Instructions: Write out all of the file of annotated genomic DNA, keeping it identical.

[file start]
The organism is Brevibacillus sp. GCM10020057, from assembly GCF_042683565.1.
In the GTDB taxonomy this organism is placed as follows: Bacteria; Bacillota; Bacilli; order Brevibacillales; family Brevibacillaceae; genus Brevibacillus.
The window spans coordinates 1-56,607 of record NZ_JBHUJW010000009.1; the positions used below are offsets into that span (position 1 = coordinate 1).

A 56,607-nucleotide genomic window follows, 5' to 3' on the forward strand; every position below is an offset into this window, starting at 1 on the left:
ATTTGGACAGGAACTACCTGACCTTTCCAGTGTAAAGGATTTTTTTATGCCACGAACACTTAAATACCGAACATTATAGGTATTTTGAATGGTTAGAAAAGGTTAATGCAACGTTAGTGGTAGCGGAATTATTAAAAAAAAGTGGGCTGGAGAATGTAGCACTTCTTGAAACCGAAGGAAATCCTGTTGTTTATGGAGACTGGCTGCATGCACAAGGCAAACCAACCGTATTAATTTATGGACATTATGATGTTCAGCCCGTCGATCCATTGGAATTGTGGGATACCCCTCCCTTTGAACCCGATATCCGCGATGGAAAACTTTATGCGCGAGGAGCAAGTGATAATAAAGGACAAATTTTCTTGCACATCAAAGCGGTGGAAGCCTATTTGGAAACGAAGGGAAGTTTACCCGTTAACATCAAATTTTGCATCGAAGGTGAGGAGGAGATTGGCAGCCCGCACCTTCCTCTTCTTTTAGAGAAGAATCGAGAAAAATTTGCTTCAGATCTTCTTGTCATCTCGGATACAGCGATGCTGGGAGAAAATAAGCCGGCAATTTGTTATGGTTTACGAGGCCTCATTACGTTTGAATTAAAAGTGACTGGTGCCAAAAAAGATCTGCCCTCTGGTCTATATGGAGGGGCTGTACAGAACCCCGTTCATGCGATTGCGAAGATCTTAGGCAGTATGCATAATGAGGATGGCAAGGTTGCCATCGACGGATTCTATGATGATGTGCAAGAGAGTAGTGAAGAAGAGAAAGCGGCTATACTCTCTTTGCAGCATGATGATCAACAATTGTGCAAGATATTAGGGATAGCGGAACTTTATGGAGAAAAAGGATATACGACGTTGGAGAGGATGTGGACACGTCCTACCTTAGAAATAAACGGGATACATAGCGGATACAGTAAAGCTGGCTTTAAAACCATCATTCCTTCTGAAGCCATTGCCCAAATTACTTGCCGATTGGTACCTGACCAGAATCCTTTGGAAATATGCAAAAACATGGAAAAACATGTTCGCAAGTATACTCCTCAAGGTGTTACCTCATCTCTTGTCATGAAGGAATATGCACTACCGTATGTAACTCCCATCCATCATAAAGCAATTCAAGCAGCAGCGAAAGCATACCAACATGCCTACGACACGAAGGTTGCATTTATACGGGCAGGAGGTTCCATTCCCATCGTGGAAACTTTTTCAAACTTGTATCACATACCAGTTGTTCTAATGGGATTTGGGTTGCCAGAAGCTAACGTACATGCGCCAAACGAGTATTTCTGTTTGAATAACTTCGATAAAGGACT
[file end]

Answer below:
The organism is Brevibacillus sp. GCM10020057, from assembly GCF_042683565.1.
In the GTDB taxonomy this organism is placed as follows: Bacteria; Bacillota; Bacilli; order Brevibacillales; family Brevibacillaceae; genus Brevibacillus.
The window spans coordinates 1-56,607 of record NZ_JBHUJW010000009.1; the positions used below are offsets into that span (position 1 = coordinate 1).

A 56,607-nucleotide genomic window follows, 5' to 3' on the forward strand; every position below is an offset into this window, starting at 1 on the left:
ATTTGGACAGGAACTACCTGACCTTTCCAGTGTAAAGGATTTTTTTATGCCACGAACACTTAAATACCGAACATTATAGGTATTTTGAATGGTTAGAAAAGGTTAATGCAACGTTAGTGGTAGCGGAATTATTAAAAAAAAGTGGGCTGGAGAATGTAGCACTTCTTGAAACCGAAGGAAATCCTGTTGTTTATGGAGACTGGCTGCATGCACAAGGCAAACCAACCGTATTAATTTATGGACATTATGATGTTCAGCCCGTCGATCCATTGGAATTGTGGGATACCCCTCCCTTTGAACCCGATATCCGCGATGGAAAACTTTATGCGCGAGGAGCAAGTGATAATAAAGGACAAATTTTCTTGCACATCAAAGCGGTGGAAGCCTATTTGGAAACGAAGGGAAGTTTACCCGTTAACATCAAATTTTGCATCGAAGGTGAGGAGGAGATTGGCAGCCCGCACCTTCCTCTTCTTTTAGAGAAGAATCGAGAAAAATTTGCTTCAGATCTTCTTGTCATCTCGGATACAGCGATGCTGGGAGAAAATAAGCCGGCAATTTGTTATGGTTTACGAGGCCTCATTACGTTTGAATTAAAAGTGACTGGTGCCAAAAAAGATCTGCCCTCTGGTCTATATGGAGGGGCTGTACAGAACCCCGTTCATGCGATTGCGAAGATCTTAGGCAGTATGCATAATGAGGATGGCAAGGTTGCCATCGACGGATTCTATGATGATGTGCAAGAGAGTAGTGAAGAAGAGAAAGCGGCTATACTCTCTTTGCAGCATGATGATCAACAATTGTGCAAGATATTAGGGATAGCGGAACTTTATGGAGAAAAAGGATATACGACGTTGGAGAGGATGTGGACACGTCCTACCTTAGAAATAAACGGGATACATAGCGGATACAGTAAAGCTGGCTTTAAAACCATCATTCCTTCTGAAGCCATTGCCCAAATTACTTGCCGATTGGTACCTGACCAGAATCCTTTGGAAATATGCAAAAACATGGAAAAACATGTTCGCAAGTATACTCCTCAAGGTGTTACCTCATCTCTTGTCATGAAGGAATATGCACTACCGTATGTAACTCCCATCCATCATAAAGCAATTCAAGCAGCAGCGAAAGCATACCAACATGCCTACGACACGAAGGTTGCATTTATACGGGCAGGAGGTTCCATTCCCATCGTGGAAACTTTTTCAAACTTGTATCACATACCAGTTGTTCTAATGGGATTTGGGTTGCCAGAAGCTAACGTACATGCGCCAAACGAGTATTTCTGTTTGAATAACTTCGATAAAGGACT